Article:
- Find several ways to solve a task and make informed decisions when choosing specific solutions
- Work with version control systems
|Objective||To deepen the student's knowledge of specific scientific topics, in preparation of the individual graduation project.|
Part of the curriculum is reserved for elective courses. This enables students to gain deeper insight into scientific topics of their choice and prepare them optimally for the individual graduation project. Elective courses can be for instance in the fields of Computer Science, Psychology, Art History, Linguistics, Philosophy, etcetera. The Media Technology programme does not compile lists of available courses. Example lists of courses are those from LIACS and the e-Prospectus of Leiden University. Elective courses may also be followed at other (inter)national universities.
Students applying for elective courses should carefully read: How to apply for elective courses, and other rules.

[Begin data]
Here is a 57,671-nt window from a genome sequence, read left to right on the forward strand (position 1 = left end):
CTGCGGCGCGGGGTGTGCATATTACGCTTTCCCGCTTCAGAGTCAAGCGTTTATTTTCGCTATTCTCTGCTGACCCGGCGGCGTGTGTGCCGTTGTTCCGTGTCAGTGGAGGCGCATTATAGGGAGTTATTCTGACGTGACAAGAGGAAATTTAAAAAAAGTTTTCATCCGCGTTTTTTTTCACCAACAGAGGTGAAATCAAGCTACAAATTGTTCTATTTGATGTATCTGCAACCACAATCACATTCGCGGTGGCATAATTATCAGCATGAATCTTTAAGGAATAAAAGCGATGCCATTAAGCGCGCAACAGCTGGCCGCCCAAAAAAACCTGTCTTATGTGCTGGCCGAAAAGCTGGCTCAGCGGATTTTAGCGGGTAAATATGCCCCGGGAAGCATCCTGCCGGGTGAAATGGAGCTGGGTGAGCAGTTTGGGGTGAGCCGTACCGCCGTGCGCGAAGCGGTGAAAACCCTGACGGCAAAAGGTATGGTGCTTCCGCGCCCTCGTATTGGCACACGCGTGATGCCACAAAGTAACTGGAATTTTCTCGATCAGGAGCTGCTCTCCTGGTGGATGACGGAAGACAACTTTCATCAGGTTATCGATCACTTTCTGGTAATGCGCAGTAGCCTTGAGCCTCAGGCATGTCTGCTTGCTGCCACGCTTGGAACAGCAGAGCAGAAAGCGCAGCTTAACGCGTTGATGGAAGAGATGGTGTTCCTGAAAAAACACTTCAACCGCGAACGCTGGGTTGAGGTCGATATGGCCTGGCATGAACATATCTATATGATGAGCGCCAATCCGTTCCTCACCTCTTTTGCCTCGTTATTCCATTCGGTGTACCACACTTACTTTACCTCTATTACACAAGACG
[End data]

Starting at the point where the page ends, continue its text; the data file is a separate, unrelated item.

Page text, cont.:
Image & Vision: Embodied Vision
|Objective||Film history (illusionism) and study of film|
|Teacher(s)||Dan North and other lecturers|
|Number of Classes||8|
|Examination||Essay and final project|
The course consists of 8 sessions in total. Four sessions are classical lectures (hoorcollege) by Dan North, collectively discussing a topic.
Three other sessions will be a workshop by Robin de Lange, with the last session as presentations.
All sessions have compulsory attendance.
The connecting threads between the four classes will be special effects and illusionism, either in the service of narrative, spectacle, or affective responses from viewers (as in the 'effects' of experimental cinema), and editing, which can be used to effect a transformation, construct spatiotemporal continuity, or create associative montages. This is thus a set of classes that take an angle on film history (illusionism), and also introduce some of the key concepts underpinning the study of film.
Course work and grading